I’m standing in front of a large pile of yellow cans of fruit — cherries, peaches, fruit salad — that has been designed and shaped to look like something. Up close, it’s hard to exactly what that something is, but stepping back a bit, the image of a big, seated, yellow Buddha starts to become a little bit clearer. (I might add that the yellow cans bring Homer Simpson to mind.) Other canstructions (the proper portmanteau) have this same effect: it isn’t until you stand back from the structure that the design can be fully seen. In their descriptions of the structures, the architects who designed the canstructions talk a lot about capturing the essence of a thing, likely because canned goods make for a somewhat inelegant and inexact medium for realism.
It was, all things told, an impressive display at the Design Exchange on Tuesday night, where Canstruction Toronto held its 17th annual Canstruction Awards, pitting architecture and design firms against one another over who can marshal their cans into the best display of art, structural design, and pop culture whimsy. On display was an impressive range of canstructions, from a large yellow Buddah and a giant coffee cup to David Bowie and Jose Bautista. It’s hardly a wasteful exercise: this year’s Canstruction competition raised an astounding 63,000 pounds of food for the Daily Bread Food Bank, amounting to over 75,000 cans of food between the 22 teams. Teams were given seven hours on Monday night, between 6pm and 1am, to get their cans into the Design Exchange, below the TD Tower in Toronto’s financial core, and build their structure in the allotted ten-foot-by-ten-foot space.
Toronto’s Canstruction competition, which has run in the city since 1999, has donated over 900,000 pounds of food to the Daily Bread Food Bank. By all accounts, it’s desperately needed food — according to the Daily Bread Food Bank’s 2015 ‘Who’s Hungry?’ report, demand has increased dramatically since 2008. Over the past seven years, the average amount of time that a Toronto food bank user will continue to use it has doubled to 24 months; in total, food bank usage across the city is up 12% over that same time. Food inequality is rising as well: the largest increase in food bank demand comes from the inner suburbs, where demand is up 45% since 2008. More than 32% of food bank customers are children. The competition gives architects and designers a chance to showcase their skill and creativity in service of the public good. “They’re not buildings, and we can’t live in them,” says Alex Josephson, founder of the Toronto-based architecture and design firm PARTISANS (who are heavily involved in the Union Station renovations), referring to the canstructions, “but they really embody what we’re trying to do.”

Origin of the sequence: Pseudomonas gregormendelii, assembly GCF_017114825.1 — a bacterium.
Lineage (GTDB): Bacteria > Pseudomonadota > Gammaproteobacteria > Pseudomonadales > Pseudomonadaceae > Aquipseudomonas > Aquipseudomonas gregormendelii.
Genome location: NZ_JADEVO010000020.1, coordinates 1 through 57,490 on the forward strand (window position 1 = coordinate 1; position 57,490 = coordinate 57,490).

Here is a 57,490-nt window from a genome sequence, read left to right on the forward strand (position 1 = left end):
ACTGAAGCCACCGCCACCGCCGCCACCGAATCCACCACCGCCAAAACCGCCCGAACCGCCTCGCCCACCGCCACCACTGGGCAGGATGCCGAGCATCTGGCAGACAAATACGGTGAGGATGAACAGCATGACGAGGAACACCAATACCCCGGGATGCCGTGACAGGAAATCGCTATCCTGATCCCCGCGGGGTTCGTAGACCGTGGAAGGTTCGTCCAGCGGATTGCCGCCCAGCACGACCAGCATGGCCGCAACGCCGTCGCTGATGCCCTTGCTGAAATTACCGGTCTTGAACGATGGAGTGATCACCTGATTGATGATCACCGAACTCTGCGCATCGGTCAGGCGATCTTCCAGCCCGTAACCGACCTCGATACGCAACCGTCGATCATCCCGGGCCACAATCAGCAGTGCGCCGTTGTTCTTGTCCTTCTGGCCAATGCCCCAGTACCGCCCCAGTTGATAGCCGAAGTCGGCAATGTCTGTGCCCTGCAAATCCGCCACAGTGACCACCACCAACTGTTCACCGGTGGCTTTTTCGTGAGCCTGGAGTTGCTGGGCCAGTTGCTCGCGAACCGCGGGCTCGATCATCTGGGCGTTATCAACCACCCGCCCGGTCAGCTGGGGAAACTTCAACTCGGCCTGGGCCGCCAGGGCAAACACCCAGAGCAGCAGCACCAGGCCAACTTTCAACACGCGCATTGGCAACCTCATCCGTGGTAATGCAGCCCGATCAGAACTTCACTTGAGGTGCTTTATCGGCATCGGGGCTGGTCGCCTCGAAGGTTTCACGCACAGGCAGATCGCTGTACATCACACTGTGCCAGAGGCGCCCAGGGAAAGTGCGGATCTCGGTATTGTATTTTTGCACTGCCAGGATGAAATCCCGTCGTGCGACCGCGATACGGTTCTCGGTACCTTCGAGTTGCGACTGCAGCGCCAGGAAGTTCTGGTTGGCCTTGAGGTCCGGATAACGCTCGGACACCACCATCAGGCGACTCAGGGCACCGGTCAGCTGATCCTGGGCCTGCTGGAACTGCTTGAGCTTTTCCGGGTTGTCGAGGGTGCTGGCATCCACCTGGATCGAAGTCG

“Canstruction is a unique event,” says Canstruction Toronto co-chair Helen Kabriel. “It’s one of the best charitable events around.” She’s right — there’s nothing quite like a statue made almost entirely out of cans, and there’s few charitable competitions in which the point is so clearly stated. Looking at a can sculpture is as much an artistic and engineering experience as it is a psycho-gustatory one. I suspect part of the point is to make you think about food and hunger in large-scale ways; the plain fact of a tin can (or thousands) is accompanied by the thought of what is inside those cans, and how it can be so easily taken for granted. A couple thousand of pounds of flaked ham, mushroom soup, and condensed gravy piled into the shape of Jose Bautista’s bat flip is, at very least, a poignant image of our weird relationship with the food we eat.
A winning canstruction has a few basic parts. It has cans — a lot of them (the average is around 3,000, says Kabriel). There are levelling materials, thin sheets of material ranging from cardboard to plexi-glass that sit between layers to level them, and create over-hanging sections. And there’s tape — a lot of it too, as it turns out, used to hold everything in place. Some teams will go a step beyond, using cables, Velcro, and string to secure parts of their structure. With these structural tools in place and, often, a team of architects and engineers at the helm, canstructions are actually remarkably stable. Some guides even advise a “gentle push” to make sure everything is in place.